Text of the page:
Long, hectic days with high maintenance clients (you know who you are) drain my spirit and cripple my cooking abilities. Even boiling pasta seems a chore.
Those evenings, I lift my weary eyes from my computer and whine to Adam, “Let’s go to Ribollita.”
Always crowded with happy patrons, I’m amazed by how little buzz Ribollita garners.
I usually opt for the Roasted Chicken Puttenesca. The snickering 10-year old in me adores that “puttenesca” translates to “whore’s spaghetti.” Pasta of ill repute? Gotta love it.
In Ribollita’s version, housemade pappardelle ribbons are anything but sticky – yet they stick to the ribs like a Sicilian classic should. Fall-off-the-bone chicken, loads of garlic, capers, and kalamatas dance together in the artisanal red sauce and create a party. Each time, I struggle to suppress the “abbondanza!” bubbling up in my vocal chords.
Monday night, however, I strayed from the norm and ordered two things I had yet to try – the steamed mussels and the pan-seared gnocchi. Adam choose the veal osso bucco.
An admitted mussel nut like me can be hard to please. I want ideal consistency and a creative, aromatic broth. Ribollita’s were shaky on the first part, solid on the second. Too chewy, small and slightly gritty, the mussels themselves were underwhelming. I ate a few, then grabbed the crusty Italian bread and turned my full attention to the broth. Pistachio butter cranked up the richness in this delicious, thoroughly original brew. Chunks of pistachio, a smidge of garlic and a healthy dash of salt tamed the butter’s sweetness. It took a while to regain my senses and shun the loaf. Nothing worse than filling up on bread – even if it is dipped in heavenly bouillon!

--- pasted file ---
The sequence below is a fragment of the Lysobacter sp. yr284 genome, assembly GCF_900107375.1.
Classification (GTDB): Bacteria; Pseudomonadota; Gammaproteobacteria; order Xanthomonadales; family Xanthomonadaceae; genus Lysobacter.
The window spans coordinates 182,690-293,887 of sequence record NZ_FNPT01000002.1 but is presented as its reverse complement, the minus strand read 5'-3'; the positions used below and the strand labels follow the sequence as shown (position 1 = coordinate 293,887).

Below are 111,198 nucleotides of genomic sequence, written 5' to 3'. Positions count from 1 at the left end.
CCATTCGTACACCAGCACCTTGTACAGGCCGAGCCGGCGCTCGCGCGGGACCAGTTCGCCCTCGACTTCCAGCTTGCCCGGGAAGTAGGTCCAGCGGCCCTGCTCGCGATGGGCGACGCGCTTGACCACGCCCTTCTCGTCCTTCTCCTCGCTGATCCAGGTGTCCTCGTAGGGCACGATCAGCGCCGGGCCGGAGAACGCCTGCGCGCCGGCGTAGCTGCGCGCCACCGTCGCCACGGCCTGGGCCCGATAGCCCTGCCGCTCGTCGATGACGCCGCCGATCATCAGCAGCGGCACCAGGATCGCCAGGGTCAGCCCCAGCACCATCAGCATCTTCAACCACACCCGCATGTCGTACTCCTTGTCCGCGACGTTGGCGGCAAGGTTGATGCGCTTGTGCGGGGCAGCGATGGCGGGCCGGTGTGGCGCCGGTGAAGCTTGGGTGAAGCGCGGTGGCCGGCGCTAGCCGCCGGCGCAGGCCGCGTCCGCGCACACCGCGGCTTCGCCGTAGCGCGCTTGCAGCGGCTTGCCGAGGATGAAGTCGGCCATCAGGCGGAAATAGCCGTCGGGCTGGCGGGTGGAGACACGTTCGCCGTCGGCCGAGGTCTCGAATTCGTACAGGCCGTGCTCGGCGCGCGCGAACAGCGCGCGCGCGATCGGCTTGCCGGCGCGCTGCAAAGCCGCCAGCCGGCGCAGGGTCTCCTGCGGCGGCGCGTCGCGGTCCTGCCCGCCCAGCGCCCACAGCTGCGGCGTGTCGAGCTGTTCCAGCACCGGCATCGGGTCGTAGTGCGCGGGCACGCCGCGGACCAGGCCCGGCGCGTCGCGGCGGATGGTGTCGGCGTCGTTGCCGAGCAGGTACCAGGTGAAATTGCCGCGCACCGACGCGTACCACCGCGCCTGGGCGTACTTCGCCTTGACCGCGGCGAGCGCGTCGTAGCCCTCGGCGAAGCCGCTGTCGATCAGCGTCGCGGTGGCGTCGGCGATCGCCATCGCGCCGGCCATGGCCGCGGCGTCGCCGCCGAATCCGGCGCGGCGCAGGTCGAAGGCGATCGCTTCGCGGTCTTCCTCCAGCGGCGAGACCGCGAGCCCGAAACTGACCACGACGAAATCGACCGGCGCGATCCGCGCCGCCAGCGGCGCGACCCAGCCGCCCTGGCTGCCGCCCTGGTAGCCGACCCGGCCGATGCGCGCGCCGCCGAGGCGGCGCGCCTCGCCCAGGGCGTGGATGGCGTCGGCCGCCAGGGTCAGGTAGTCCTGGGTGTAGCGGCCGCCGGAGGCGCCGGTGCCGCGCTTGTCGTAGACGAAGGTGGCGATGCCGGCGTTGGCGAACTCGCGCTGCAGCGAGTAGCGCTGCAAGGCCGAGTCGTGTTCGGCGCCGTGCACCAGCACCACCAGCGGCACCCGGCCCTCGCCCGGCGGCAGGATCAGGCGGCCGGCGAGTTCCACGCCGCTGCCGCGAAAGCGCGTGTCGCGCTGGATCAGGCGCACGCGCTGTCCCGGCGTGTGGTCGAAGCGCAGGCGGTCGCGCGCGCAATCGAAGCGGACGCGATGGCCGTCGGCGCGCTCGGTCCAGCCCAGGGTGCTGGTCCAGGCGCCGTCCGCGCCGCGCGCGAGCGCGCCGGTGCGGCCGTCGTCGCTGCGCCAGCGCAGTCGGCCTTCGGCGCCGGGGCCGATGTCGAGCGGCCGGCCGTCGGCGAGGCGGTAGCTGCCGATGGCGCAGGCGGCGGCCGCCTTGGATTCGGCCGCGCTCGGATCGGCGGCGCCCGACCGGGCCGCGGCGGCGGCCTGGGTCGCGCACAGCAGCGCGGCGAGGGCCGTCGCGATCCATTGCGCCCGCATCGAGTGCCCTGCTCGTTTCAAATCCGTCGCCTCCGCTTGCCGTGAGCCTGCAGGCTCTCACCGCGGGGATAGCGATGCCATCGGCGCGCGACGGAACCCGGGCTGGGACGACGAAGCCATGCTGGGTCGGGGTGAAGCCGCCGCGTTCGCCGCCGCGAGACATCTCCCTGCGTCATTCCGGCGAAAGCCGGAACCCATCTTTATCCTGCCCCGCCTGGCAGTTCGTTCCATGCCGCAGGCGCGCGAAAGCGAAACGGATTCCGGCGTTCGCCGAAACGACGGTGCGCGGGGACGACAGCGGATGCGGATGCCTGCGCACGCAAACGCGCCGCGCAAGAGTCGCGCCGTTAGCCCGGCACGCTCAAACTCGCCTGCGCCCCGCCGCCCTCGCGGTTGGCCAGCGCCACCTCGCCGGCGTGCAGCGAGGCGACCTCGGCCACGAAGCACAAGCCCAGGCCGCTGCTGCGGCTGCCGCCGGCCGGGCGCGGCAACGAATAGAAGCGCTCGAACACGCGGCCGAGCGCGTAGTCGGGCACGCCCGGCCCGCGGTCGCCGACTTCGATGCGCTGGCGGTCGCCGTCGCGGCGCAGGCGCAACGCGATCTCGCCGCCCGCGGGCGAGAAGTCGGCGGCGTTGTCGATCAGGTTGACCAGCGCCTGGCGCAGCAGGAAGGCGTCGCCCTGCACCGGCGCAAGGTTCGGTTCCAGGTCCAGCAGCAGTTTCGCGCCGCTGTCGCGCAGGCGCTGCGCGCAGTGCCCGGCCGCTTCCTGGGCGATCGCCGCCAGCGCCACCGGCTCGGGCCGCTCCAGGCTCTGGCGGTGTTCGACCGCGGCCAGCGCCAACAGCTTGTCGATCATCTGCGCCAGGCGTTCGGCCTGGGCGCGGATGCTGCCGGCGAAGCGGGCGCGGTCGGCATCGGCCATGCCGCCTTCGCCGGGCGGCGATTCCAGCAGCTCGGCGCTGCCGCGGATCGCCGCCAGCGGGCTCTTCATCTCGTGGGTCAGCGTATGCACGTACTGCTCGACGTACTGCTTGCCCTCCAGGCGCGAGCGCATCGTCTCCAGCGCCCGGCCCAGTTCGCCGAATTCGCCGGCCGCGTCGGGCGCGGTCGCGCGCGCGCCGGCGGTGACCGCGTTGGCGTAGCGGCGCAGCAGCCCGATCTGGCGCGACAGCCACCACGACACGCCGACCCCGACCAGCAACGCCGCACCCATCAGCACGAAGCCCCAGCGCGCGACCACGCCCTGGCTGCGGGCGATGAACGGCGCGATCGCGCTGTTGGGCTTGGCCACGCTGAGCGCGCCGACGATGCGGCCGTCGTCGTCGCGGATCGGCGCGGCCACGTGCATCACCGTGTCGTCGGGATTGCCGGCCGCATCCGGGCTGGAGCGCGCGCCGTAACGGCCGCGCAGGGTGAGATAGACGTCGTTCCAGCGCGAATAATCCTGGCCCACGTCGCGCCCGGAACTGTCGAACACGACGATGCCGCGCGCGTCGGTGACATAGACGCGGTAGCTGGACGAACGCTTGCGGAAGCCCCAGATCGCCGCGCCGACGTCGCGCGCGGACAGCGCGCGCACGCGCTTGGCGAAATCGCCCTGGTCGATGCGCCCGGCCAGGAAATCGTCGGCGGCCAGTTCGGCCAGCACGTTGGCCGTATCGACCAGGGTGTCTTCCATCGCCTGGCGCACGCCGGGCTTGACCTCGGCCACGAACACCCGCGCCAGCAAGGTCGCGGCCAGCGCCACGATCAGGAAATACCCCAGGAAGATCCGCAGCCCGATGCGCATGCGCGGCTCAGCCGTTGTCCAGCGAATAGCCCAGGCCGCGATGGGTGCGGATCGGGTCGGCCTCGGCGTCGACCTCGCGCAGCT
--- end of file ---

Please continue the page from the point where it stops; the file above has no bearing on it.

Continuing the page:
Gnocchi usually isn’t my bag. Mushy potato balls? Never understood the appeal. But the “pan-seared” part has always tempted and I finally gave Ribollita’s gnocchi a whirl. Smart move. Searing transformed the goopy texture – sealing the orbs in a crisp jacket of lightly fried flavor. Tossed with salty prosciutto and crisp pea pods, and topped with parmesan, the result was a super-hearty pile of perfection.
Veal Osso Bucco
This Milanese stew encapsulates what’s grand about Ribollita – simple dishes, wonderfully cooked, lovingly made. Osso bucco requires more patience than flair. It’s an amalgamation of veal shanks, mirepoix (carrots, onions, celery), red wine, stock, herbs (rosemary, thyme, and bay leaf, perhaps?) and hours simmering in low heat. Adam dug into the massive mound and pronounced it “exactly right – robust, braised to tenderness and unpretentious.” (Yes, he really said that.) Surprising me, he also raved on and on about the accompanying polenta until I finally scooped up a spoonful. Creamy, yet dense, and spiced with herbs, it slurped up the veal “gravy” – spawning a splendid savory pudding.
Now that’s amore!